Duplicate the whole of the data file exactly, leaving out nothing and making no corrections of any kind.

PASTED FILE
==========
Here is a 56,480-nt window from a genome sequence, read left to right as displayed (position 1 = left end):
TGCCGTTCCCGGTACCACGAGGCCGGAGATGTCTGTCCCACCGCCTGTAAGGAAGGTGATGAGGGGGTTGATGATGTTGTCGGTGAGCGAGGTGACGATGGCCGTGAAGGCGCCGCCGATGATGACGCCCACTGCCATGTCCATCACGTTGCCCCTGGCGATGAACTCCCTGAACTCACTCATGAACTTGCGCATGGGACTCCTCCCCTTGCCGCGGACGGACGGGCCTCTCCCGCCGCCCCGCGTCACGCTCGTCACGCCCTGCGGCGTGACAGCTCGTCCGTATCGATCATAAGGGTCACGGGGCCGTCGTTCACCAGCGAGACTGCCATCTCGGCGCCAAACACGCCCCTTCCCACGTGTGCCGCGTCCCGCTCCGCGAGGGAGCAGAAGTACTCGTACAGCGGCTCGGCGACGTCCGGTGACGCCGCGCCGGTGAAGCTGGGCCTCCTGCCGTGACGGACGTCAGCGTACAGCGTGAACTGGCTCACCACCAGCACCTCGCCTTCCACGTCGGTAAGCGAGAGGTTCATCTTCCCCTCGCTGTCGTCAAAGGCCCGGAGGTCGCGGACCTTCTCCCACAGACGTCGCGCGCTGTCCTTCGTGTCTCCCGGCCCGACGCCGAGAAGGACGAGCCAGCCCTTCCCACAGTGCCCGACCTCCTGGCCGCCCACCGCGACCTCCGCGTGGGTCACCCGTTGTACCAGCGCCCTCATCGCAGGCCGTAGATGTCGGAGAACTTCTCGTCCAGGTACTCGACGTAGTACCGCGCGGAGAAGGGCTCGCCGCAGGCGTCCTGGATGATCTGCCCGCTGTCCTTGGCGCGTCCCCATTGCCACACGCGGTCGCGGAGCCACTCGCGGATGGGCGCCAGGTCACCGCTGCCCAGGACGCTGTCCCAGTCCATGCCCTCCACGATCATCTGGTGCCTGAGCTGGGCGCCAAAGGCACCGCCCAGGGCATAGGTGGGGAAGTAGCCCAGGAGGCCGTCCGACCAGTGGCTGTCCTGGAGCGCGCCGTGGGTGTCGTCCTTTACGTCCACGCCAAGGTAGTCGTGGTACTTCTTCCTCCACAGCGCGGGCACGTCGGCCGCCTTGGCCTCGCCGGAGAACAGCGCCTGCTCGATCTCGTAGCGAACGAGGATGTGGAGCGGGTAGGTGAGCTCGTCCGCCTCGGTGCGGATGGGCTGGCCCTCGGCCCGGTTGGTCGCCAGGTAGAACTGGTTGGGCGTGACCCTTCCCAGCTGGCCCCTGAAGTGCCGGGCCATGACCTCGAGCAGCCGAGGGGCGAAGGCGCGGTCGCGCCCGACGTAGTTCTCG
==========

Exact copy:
Here is a 56,480-nt window from a genome sequence, read left to right as displayed (position 1 = left end):
TGCCGTTCCCGGTACCACGAGGCCGGAGATGTCTGTCCCACCGCCTGTAAGGAAGGTGATGAGGGGGTTGATGATGTTGTCGGTGAGCGAGGTGACGATGGCCGTGAAGGCGCCGCCGATGATGACGCCCACTGCCATGTCCATCACGTTGCCCCTGGCGATGAACTCCCTGAACTCACTCATGAACTTGCGCATGGGACTCCTCCCCTTGCCGCGGACGGACGGGCCTCTCCCGCCGCCCCGCGTCACGCTCGTCACGCCCTGCGGCGTGACAGCTCGTCCGTATCGATCATAAGGGTCACGGGGCCGTCGTTCACCAGCGAGACTGCCATCTCGGCGCCAAACACGCCCCTTCCCACGTGTGCCGCGTCCCGCTCCGCGAGGGAGCAGAAGTACTCGTACAGCGGCTCGGCGACGTCCGGTGACGCCGCGCCGGTGAAGCTGGGCCTCCTGCCGTGACGGACGTCAGCGTACAGCGTGAACTGGCTCACCACCAGCACCTCGCCTTCCACGTCGGTAAGCGAGAGGTTCATCTTCCCCTCGCTGTCGTCAAAGGCCCGGAGGTCGCGGACCTTCTCCCACAGACGTCGCGCGCTGTCCTTCGTGTCTCCCGGCCCGACGCCGAGAAGGACGAGCCAGCCCTTCCCACAGTGCCCGACCTCCTGGCCGCCCACCGCGACCTCCGCGTGGGTCACCCGTTGTACCAGCGCCCTCATCGCAGGCCGTAGATGTCGGAGAACTTCTCGTCCAGGTACTCGACGTAGTACCGCGCGGAGAAGGGCTCGCCGCAGGCGTCCTGGATGATCTGCCCGCTGTCCTTGGCGCGTCCCCATTGCCACACGCGGTCGCGGAGCCACTCGCGGATGGGCGCCAGGTCACCGCTGCCCAGGACGCTGTCCCAGTCCATGCCCTCCACGATCATCTGGTGCCTGAGCTGGGCGCCAAAGGCACCGCCCAGGGCATAGGTGGGGAAGTAGCCCAGGAGGCCGTCCGACCAGTGGCTGTCCTGGAGCGCGCCGTGGGTGTCGTCCTTTACGTCCACGCCAAGGTAGTCGTGGTACTTCTTCCTCCACAGCGCGGGCACGTCGGCCGCCTTGGCCTCGCCGGAGAACAGCGCCTGCTCGATCTCGTAGCGAACGAGGATGTGGAGCGGGTAGGTGAGCTCGTCCGCCTCGGTGCGGATGGGCTGGCCCTCGGCCCGGTTGGTCGCCAGGTAGAACTGGTTGGGCGTGACCCTTCCCAGCTGGCCCCTGAAGTGCCGGGCCATGACCTCGAGCAGCCGAGGGGCGAAGGCGCGGTCGCGCCCGACGTAGTTCTCG